The Author

2008 Note
Some characters mentioned in this book are morphs of several individuals. Some occurrences described were second hand accounts. Some events were exaggerated or left out, in order to emphasize a point. This narrative describes my experience in the Foreign Legion in 1999, and is not mean to characterize the Legion as a whole in subsequent years. The original text was edited for clarity and succinctness.

These dated adventures recall a time in my life when I was a young, adventurous, idealistic, but also a stubborn and ill informed man. I continue to live my life as a Catholic. My book attempts to give a brutally frank account of the life of a soldier who is highly imperfect. Two chief corporeal aspects are grittily described in my book, namely the brutality of the Legion, contrasted with the sensual comfort of women. Although my amorous asides leave little to the imagination, I wish not to give the impression that I condone such libertine behavior, as I vehemently do not, especially now, reflecting through the filter of time, maturity, and a better understanding of the Christian faith.

Known by his family as l'enfant terrible, Jaime Salazar was born and raised in Lafayette, a staunchly white middle-class central Indiana town. Salazar was the youngest of four in one of the very few immigrant families. For many years, it was difficult for Salazar to live in a town in which he didn't quite feel fulfilled. Though Salazar grew up in safe and uneventful settings, he never related to the relative monoculture.

Before his senior high school year, sacrificing a promising year in athletics, Salazar looked outward and volunteered to be a Rotary exchange student. He was again placed in a small pastoral village—in central Sweden, and quickly found himself at odds with the conservative Rotary organization for skipping classes, drinking, dating, and other youthful infractions—after which Salazar was kindly asked to disenroll from the program.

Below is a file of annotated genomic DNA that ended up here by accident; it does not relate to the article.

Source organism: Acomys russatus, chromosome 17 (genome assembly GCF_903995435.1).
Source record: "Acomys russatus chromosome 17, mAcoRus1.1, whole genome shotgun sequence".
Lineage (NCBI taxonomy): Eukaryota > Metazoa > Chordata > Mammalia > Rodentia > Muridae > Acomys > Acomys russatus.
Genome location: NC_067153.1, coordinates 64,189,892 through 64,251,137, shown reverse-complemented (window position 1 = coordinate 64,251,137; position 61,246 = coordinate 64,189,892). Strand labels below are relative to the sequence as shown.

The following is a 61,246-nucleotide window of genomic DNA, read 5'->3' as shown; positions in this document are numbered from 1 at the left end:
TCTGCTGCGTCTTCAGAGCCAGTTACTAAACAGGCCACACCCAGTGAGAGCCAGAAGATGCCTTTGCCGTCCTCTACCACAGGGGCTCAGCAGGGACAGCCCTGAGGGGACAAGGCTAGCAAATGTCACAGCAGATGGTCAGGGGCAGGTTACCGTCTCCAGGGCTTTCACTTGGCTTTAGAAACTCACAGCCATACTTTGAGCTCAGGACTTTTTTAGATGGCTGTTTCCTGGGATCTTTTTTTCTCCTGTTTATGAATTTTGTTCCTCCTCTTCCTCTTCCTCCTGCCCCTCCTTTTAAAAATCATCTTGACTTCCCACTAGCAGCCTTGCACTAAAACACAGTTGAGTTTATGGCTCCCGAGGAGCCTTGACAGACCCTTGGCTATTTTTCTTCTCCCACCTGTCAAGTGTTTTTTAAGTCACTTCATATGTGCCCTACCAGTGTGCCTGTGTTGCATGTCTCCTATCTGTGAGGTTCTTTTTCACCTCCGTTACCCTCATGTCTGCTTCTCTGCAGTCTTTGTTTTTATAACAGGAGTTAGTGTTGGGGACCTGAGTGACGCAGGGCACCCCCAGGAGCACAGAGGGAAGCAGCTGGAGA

Returning to the United States, Salazar began his studies at the local prestigious Purdue University and lived with his parents for the entirety of the rigorous all-encompassing Mechanical Engineering curriculum—feeling detached from the “university experience.” Again, during his senior year of studies, Salazar opted to study abroad, in Sweden again by coincidence, but this time at the Royal Institute of Technology (KTH) in Stockholm. In between a relaxed course load, Salazar spent most of histime fraternizing with a mixed bag of international hooligan friends, also exchange students.

Thinking Salazar was ready to mature into adulthood, he returned to the United States and was immediately recruited by the German engineering giant Siemens in Chicago. Because of his charisma and technical expertise, Salazar was placed in their executive technical sales program. It wasn't long before the trappings of “Corporate America” and the shallow jet-set lifestyle disenchanted him, and he longed to be free and young again. Meanwhile, Salazar began researching one of the world's last rites of passage, the ultimate adventure sure to cure his wanderlust—the modern French Foreign Legion. Once in the Legion, his identity was changed to SANCHEZ, Juan, legionnaire 191224. Though he expected to live a romantic Beau Geste life, the harsh disciplined, often cruel, reality of life in a cutthroat army of mercenaries wasn't quite to his taste. Salazar eventually made a daring escape from France's Monastery of the Damned, and after a month on the run from French authorities, he made it back to the safety of his own homeland.

Salazar now works within the oil & gas sector in Houston, Texas. Though a secure career suits him well, with travel to exotic lands, it's a humdrum life after his adventures in the legion of the lost.